Buttercups near Cracoe

Cracoe & Linton

Walk Summary

A pleasant lower level walk from the village of Cracoe to Linton via Swinden Lane and Moor Lane and returning via Garrows Lane and Threapland.

Distance: 5.8 miles
Total ascent: 520ft
Walk Rating: ****
Parking: Town End, Cracoe
Route: Download Route [GPX]

Photo Gallery

Walk Report

Having decided to go for a walk after work I wanted to head out somewhere new. Due to time restrictions I couldn’t venture too far from my hometown of Harrogate so I came up with a number of options in the Wharfedale / Malhamdale area. Pretty much at the last minute I plumped on this route, a fairly low level ramble on paths and tracks connecting the villages of Cracoe and Linton. Somewhat surprisingly I’d never actually visited the latter.

I managed to park the car at the road junction between Hetton and Cracoe, there being room to park a few cars near the small row of houses on the junction. This was also handily placed for Swinden Lane, the bridleway leaving Cracoe. It took me sometime to make my way down the first section of this enclosed track as I had to keep stopping in order to take photos of the various wildflowers at the side of the track.

“Leaving Linton by the enclosed Garrow Lane I had a nice surprise when a hare blithely hopped towards me from the opposite direction.”

After passing below the railway line, once part of the Skipton – Grassington line and which now serves Swinden Quarry, the track executed a number of ninety degree turns. Along the way it passed a few meadows that were putting on a quite spectacular display of buttercups dotted with the odd red clover. Eventually, turning into a grassy path, the track climbed up beyond the barn at New Laithe and on to some green pastures and more abandoned barns and sheep folds. The path became less clear at this stage as it made its way around the western perimeter of Swinden Quarry. The quarry must have expanded somewhat in the last 30-40 years as the trig point which once stood on Swinden hill has been quarried away.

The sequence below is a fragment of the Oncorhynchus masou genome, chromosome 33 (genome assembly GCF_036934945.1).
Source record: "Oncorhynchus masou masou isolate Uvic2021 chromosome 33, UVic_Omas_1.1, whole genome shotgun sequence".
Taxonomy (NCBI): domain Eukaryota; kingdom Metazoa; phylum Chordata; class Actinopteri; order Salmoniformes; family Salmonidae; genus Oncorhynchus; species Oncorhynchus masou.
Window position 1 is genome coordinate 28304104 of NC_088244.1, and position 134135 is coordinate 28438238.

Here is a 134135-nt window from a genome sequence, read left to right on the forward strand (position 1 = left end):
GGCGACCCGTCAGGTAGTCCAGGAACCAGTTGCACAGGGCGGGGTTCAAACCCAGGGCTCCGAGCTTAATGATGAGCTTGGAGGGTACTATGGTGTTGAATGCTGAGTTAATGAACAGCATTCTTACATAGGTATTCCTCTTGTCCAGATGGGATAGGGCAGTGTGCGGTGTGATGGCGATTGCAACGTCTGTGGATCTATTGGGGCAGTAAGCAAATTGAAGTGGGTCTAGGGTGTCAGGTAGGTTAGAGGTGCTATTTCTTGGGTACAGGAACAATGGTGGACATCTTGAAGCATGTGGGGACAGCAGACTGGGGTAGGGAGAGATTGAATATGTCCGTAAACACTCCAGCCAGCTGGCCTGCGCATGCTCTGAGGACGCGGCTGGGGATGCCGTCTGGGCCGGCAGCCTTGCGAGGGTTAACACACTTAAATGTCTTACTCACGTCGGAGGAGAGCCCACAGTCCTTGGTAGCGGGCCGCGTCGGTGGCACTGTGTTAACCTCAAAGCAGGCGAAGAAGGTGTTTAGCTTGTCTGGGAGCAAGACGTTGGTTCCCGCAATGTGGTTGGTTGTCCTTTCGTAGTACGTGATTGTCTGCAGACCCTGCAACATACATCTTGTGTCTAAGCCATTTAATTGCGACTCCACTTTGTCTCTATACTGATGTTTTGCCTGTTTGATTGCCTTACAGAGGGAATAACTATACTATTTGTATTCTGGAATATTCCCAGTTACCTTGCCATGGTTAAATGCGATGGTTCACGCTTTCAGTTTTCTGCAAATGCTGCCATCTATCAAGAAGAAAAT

After dropping down to ford Eller Beck the path improved and soon after joined the top end of Moor Lane, this led me gently down to Tarns Lane, the road road between Cracoe and Threshfield. Crossing straight over I joined an initially unpromising looking path climbing up through the trees. This path, a bridleway, soon widened out for a pleasant three quarters of a mile walk into Linton. The main point of interest on this stretch was when the track crossed over a dismantled section of the old Skipton – Grassington railway line. As with so many other lines it was a victim of the Beeching Cuts in the 1960s.

Linton was once voted the most beautiful village in the north, a fact proudly engraved on a sculpture on the village green. With its stream passing through the centre of the village and its two bridges it is indeed a lovely place. Sadly for my photos this was the point in the evening when I said goodbye to the sun as a covering of cloud moved over from the west.

Leaving Linton by the enclosed Garrow Lane I had a nice surprise when a hare blithely hopped towards me from the opposite direction. It actually came within five metres of me before it finally realised I was there. Sadly I was too surprised to get a decent close up picture.

After reaching the end of Garrow Lane the way became less clear for a while as I passed through a number of sheep pastures. Eventually I reached the ditch like Mires Beck and then Crook Beck. Crossing over the latter I climbed another pasture to reach the Threaplands House caravan and campsite. Passing through this I reached Thorpe Lane. Turning right on this it was then a simple walk back into Cracoe as the light began to fade.

Over the years I’ve generally tended to head up on to the hills when walking in the Dales, this particular walk was a rare exception. Usually on low level walks at this time of year there is a high chance of coming across cows but on this occasion I was lucky and the entire walk was bovine free. In fact I enjoyed it rather more than I thought I might, the sheer profusion of wildflowers, and especially the fields of buttercups were quite wonderful. The close encounter with the hare on Garrow Lane is also something I won’t forget for a long time.

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